There would also be many barriers if a four-day work week were to be introduced into Australia; the most obvious being financial. If employees were paid a full week for four days of work, the question of who pays for that fifth day remains.

If a trial was to be implemented in Australia, it would realistically be similar to those held in New Zealand where the company holding the trial foots the bill. If employers were to trial a four-day work week in their own business, they would need to budget for this.

Employers would also have to give workers the option to opt into a trial first.

At Perpetual Guardian, employees were given the option on whether or not to take part. Those who chose not to were still offered flexible working options such as starting or finishing early.

“Employee satisfaction and boosted productivity sounds appealing, but can the benefits outweigh the cost? Employers must be pragmatic and analyse whether four days of work will still generate them five days’ worth of profit,” Ms Dawson said.

“While a post-Covid world is an ideal time to shake up the typical work week formula, ultimately it comes down to cost. If a four-day work week is something that could work in Australia, it can realistically only be achieved once businesses and the Federal Government have fully recovered from the economic downturn caused by the pandemic.”

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Ombudsman supports Outstanding Western Sydney Women Awards

THE Australian Small Business and Family Enterprise Ombudsman, Bruce Billson is proud to support this year’s Outstanding Western Sydney Women Awards to be hosted on November 16, 2021, with a stellar line-up of finalists announced.

“I’m encouraged to see so many exceptional women-owned and women-led businesses recognised at this premier event,” Mr Billson said. 

“The pandemic has generated a new era of enterprising women who are trailblazing their own paths to success.

“They’re community leaders, entrepreneurs and tradies – and they deserve this recognition for the brilliant work they do.

“My office is honoured to get behind the awards and the efforts of Western Sydney Women, which aims to help women in the region advance their businesses and career paths and provide a network of support for each other," Mr Billson said.

“Our Small Business Counts report shows more than 35 percent of Australian small businesses are female-led. In fact, two-thirds of new businesses formed are led by women. That has been rising steadily since the 1990s but certainly more can be done to support women in business.

“Research tell us that the most successful start-ups are created by those who have a network or mentors for support.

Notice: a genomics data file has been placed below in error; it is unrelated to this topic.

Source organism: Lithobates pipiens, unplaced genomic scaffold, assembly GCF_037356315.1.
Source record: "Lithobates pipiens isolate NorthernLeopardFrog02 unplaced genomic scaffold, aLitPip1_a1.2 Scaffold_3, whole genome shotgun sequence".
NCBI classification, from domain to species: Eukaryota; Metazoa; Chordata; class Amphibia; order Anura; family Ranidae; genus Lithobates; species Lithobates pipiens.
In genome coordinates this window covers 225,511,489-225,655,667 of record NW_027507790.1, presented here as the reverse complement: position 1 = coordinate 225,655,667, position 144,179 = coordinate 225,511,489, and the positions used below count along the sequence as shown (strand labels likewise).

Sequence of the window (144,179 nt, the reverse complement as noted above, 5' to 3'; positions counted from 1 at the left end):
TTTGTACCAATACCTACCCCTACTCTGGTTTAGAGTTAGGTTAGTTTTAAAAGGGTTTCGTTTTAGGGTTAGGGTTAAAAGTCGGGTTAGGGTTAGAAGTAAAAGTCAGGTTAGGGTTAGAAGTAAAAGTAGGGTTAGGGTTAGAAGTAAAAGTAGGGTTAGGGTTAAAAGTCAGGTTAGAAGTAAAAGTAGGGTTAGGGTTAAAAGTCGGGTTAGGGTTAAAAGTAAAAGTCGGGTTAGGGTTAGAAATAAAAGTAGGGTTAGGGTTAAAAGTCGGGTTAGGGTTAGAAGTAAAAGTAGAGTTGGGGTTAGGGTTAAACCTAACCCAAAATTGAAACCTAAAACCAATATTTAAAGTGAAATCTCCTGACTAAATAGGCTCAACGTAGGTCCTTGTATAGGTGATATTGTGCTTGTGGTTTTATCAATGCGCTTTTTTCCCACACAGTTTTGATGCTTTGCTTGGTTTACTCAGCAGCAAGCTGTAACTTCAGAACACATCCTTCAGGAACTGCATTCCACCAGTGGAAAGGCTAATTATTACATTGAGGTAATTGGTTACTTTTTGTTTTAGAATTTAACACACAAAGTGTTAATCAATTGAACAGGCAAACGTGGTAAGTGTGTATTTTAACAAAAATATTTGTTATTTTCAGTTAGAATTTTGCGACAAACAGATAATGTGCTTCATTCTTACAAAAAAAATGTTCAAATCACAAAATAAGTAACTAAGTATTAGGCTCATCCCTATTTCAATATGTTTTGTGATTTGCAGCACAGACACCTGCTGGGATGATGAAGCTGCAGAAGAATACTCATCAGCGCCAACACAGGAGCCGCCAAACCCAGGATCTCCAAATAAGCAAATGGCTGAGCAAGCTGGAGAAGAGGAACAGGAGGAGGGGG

“That’s why organisations such as Western Sydney Women are so important in creating a critical mass of female entrepreneurial role models.

“I look forward to celebrating the achievements of these outstanding Western Sydney Women on 16 November.”

www.asbfeo.gov.au

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Veterans struggling to find employment given free training to build new technology careers

VETERANS finding themselves unable to transition from the military to civilian careers can now access free training and some of the most sought-after technology jobs in Australia.

WithYouWithMe (WYWM) has partnered with Commonwealth Bank to provide customers who are veterans with access to free courses in some of today’s most in-demand technology skills. Accessible through the Benefits finder feature in the CommBank app, veteran customers will be able to explore new careers in highly sought-after fields including cyber security, digital project management, robotic process automation and software development.

The WYWM Potential website offers military-grade online testing to identify the courses most suited to the user’s aptitude and abilities, in addition to jobs and new careers available upon finishing their selected course.

WYWM chief executive officer, Tom Moore, said the training and software company was excited to be collaborating with Commonwealth Bank to help veterans gain access to new digital skills and technology careers.

“We at WithYouWithMe know that many veterans struggle to find meaningful employment which just isn’t right; and we want to do something about it. We’re proud to be partnering with Commonwealth Bank to enable more veterans to gain access to our high-quality aptitude testing, technology training courses, and career opportunities,” Mr Moore said.

CBA’s head of financial wellbeing, Ben Grauer, said the bank was proud to collaborate with WYWM to connect customers who are veterans with WYWM’s services.